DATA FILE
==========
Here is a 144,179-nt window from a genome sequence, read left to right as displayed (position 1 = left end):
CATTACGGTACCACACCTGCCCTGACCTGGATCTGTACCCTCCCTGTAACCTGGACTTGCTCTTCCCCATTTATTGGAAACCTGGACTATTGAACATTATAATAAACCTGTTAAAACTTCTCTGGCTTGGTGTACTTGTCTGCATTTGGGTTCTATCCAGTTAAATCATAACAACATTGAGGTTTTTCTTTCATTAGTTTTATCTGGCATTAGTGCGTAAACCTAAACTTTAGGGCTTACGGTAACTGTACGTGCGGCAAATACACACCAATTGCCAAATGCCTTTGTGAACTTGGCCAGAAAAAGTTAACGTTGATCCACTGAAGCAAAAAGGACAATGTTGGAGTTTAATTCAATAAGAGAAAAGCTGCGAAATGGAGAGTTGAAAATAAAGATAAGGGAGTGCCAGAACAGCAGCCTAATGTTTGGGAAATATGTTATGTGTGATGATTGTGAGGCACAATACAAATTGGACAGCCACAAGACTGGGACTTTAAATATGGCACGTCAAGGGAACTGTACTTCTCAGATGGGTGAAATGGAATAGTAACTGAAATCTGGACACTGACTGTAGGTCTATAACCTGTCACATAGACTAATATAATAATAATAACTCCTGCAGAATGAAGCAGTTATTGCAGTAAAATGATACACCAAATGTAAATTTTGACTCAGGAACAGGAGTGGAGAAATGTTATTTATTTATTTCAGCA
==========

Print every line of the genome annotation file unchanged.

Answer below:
Here is a 144,179-nt window from a genome sequence, read left to right as displayed (position 1 = left end):
CATTACGGTACCACACCTGCCCTGACCTGGATCTGTACCCTCCCTGTAACCTGGACTTGCTCTTCCCCATTTATTGGAAACCTGGACTATTGAACATTATAATAAACCTGTTAAAACTTCTCTGGCTTGGTGTACTTGTCTGCATTTGGGTTCTATCCAGTTAAATCATAACAACATTGAGGTTTTTCTTTCATTAGTTTTATCTGGCATTAGTGCGTAAACCTAAACTTTAGGGCTTACGGTAACTGTACGTGCGGCAAATACACACCAATTGCCAAATGCCTTTGTGAACTTGGCCAGAAAAAGTTAACGTTGATCCACTGAAGCAAAAAGGACAATGTTGGAGTTTAATTCAATAAGAGAAAAGCTGCGAAATGGAGAGTTGAAAATAAAGATAAGGGAGTGCCAGAACAGCAGCCTAATGTTTGGGAAATATGTTATGTGTGATGATTGTGAGGCACAATACAAATTGGACAGCCACAAGACTGGGACTTTAAATATGGCACGTCAAGGGAACTGTACTTCTCAGATGGGTGAAATGGAATAGTAACTGAAATCTGGACACTGACTGTAGGTCTATAACCTGTCACATAGACTAATATAATAATAATAACTCCTGCAGAATGAAGCAGTTATTGCAGTAAAATGATACACCAAATGTAAATTTTGACTCAGGAACAGGAGTGGAGAAATGTTATTTATTTATTTCAGCA